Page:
The winning car will be turned into a real-life Hot Wheels toy that you'll be able to buy.
The third annual Hot Wheels Legends tour will kick off next month in Miami, with the tour hitting 18 cities throughout the US. At the aftermarket SEMA show in November the grand prize winner will be chosen, with that car being turned into a real-life Hot Wheels diecast that will be sold in stores.
First up is Miami on March 7, while the last stop on the tour will be Phoenix on Oct. 17. The tour will hit all corners of the US, from Boston to Detroit to Portland to Denver and lots of places in between. Parking lots in Walmart stores will make up 17 stops on the tour, with a special event being held at Hot Wheels' headquarters in El Segundo, California. Last year's tour saw 5,000 cars entered with over 90,000 people attending.
A winner will be picked at each show, with all 18 finalists getting flown to Las Vegas for SEMA. New for this year will be a fan-favorite contest run by Mobil 1, which will provide an additional vehicle spot at the finals. The Hot Wheels team look for creativity, authenticity, and garage spirit when picking the winner, as well as something that was built and not bought.
I was at the SEMA show last October to view the final judging for the 2019 tour, and it was like being a kid in a candy store. The builds was insane, ranging from a drift-ready Honda S2000 to a VR6-swapped Renault Dauphine, an Opel Manta on a Nissan chassis, and a V12-powered FJ40 Toyota Land Cruiser . I've never been to a car event with that much variety in one place, especially not one where each individual owner and builder was poring over -- and complimenting -- all the other cars in attendance.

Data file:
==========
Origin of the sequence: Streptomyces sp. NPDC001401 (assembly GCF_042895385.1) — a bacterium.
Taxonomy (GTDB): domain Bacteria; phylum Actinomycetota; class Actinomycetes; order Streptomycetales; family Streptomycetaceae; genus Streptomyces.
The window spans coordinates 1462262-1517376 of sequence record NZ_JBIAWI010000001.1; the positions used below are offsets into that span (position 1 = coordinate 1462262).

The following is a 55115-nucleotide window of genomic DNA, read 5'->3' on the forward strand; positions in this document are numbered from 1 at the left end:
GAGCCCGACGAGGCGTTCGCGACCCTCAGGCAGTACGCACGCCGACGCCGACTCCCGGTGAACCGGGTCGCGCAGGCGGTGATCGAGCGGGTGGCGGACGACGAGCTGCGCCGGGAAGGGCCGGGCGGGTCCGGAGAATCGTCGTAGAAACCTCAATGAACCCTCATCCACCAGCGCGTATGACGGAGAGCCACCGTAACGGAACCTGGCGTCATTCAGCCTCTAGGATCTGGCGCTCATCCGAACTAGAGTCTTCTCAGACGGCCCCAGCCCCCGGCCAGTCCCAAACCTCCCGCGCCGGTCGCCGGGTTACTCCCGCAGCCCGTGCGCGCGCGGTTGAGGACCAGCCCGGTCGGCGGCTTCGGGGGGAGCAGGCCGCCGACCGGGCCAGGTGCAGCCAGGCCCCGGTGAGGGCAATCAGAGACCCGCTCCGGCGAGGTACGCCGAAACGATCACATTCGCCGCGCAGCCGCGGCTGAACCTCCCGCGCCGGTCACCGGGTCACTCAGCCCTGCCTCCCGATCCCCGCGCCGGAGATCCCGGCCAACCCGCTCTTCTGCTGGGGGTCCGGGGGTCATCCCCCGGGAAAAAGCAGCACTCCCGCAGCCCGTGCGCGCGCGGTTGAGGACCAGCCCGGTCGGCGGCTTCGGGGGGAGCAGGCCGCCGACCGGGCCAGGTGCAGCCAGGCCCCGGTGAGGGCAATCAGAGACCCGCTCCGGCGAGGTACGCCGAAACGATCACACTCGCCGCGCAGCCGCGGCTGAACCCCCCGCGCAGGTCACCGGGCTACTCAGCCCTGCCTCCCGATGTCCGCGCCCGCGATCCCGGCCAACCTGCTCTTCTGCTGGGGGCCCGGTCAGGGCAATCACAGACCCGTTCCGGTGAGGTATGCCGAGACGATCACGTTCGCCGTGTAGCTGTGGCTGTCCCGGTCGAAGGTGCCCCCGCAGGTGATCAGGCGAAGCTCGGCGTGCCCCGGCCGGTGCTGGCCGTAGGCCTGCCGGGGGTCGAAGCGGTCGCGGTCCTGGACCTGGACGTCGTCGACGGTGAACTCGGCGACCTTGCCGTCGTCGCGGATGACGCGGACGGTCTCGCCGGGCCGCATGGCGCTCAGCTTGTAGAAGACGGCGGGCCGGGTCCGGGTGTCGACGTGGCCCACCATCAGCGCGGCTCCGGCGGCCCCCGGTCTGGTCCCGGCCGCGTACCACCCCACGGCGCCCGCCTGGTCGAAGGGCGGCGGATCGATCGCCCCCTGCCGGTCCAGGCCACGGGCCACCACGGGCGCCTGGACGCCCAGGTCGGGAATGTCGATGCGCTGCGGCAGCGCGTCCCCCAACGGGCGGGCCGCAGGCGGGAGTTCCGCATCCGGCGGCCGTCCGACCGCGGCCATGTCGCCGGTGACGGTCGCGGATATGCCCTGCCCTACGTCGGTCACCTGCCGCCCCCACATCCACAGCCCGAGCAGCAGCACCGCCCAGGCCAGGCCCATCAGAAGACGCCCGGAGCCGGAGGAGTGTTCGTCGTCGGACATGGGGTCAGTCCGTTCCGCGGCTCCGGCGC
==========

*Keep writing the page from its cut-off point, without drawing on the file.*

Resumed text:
Last year's winner was The Nash, an epic hot rod based on a 1957 Nash Metropolitan. Built by Greg Salzillo and Dave Ford, it's powered by a Chevy 305 making around 300 horsepower -- a far cry from the 40 horses put out by the original four-cylinder. The Nash looks like a cartoonized version of a Metropolitan, with a chopped roof, bias-ply tires pushed out from the bodywork, and custom headers shaped like a pair of dice.
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Salzillo says the build costed under $10,000, including the purchase price of the car. "Being a rat rodder, you get creative with what you use, you use parts you have. It doesn't have to be a high-dollar build to get attention, to show off your creativity." The Nash was built before the tour was a thing, but Salzillo actually designed it with the hope of it becoming a Hot Wheels one day. And now it will be, hitting stores in 1:64 scale later in 2020.
"Something that I built, my children now get to go play with. Not only do children around the world get to play with it, but my kids get to see that car dad built in the garage be in their Hot Wheels collection. How incredible is that?"
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